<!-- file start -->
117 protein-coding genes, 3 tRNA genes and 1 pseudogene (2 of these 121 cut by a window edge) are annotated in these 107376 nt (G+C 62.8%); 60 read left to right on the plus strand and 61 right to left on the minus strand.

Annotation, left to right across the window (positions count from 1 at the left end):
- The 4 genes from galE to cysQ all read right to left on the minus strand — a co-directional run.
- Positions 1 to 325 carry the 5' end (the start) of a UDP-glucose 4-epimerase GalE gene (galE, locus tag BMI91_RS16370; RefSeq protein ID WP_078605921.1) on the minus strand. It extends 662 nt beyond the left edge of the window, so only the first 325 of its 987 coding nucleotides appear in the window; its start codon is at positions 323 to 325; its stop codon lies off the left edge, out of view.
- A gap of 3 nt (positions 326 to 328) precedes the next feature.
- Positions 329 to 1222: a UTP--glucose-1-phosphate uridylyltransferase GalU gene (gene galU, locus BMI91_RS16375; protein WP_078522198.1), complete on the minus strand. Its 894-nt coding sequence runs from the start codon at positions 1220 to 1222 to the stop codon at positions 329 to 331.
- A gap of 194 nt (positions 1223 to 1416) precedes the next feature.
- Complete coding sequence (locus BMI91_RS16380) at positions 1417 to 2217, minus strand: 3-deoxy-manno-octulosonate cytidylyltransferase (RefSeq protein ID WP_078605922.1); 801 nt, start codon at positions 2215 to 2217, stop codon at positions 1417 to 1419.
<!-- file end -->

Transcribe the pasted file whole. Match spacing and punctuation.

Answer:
117 protein-coding genes, 3 tRNA genes and 1 pseudogene (2 of these 121 cut by a window edge) are annotated in these 107376 nt (G+C 62.8%); 60 read left to right on the plus strand and 61 right to left on the minus strand.

Annotation, left to right across the window (positions count from 1 at the left end):
- The 4 genes from galE to cysQ all read right to left on the minus strand — a co-directional run.
- Positions 1 to 325 carry the 5' end (the start) of a UDP-glucose 4-epimerase GalE gene (galE, locus tag BMI91_RS16370; RefSeq protein ID WP_078605921.1) on the minus strand. It extends 662 nt beyond the left edge of the window, so only the first 325 of its 987 coding nucleotides appear in the window; its start codon is at positions 323 to 325; its stop codon lies off the left edge, out of view.
- A gap of 3 nt (positions 326 to 328) precedes the next feature.
- Positions 329 to 1222: a UTP--glucose-1-phosphate uridylyltransferase GalU gene (gene galU, locus BMI91_RS16375; protein WP_078522198.1), complete on the minus strand. Its 894-nt coding sequence runs from the start codon at positions 1220 to 1222 to the stop codon at positions 329 to 331.
- A gap of 194 nt (positions 1223 to 1416) precedes the next feature.
- Complete coding sequence (locus BMI91_RS16380) at positions 1417 to 2217, minus strand: 3-deoxy-manno-octulosonate cytidylyltransferase (RefSeq protein ID WP_078605922.1); 801 nt, start codon at positions 2215 to 2217, stop codon at positions 1417 to 1419.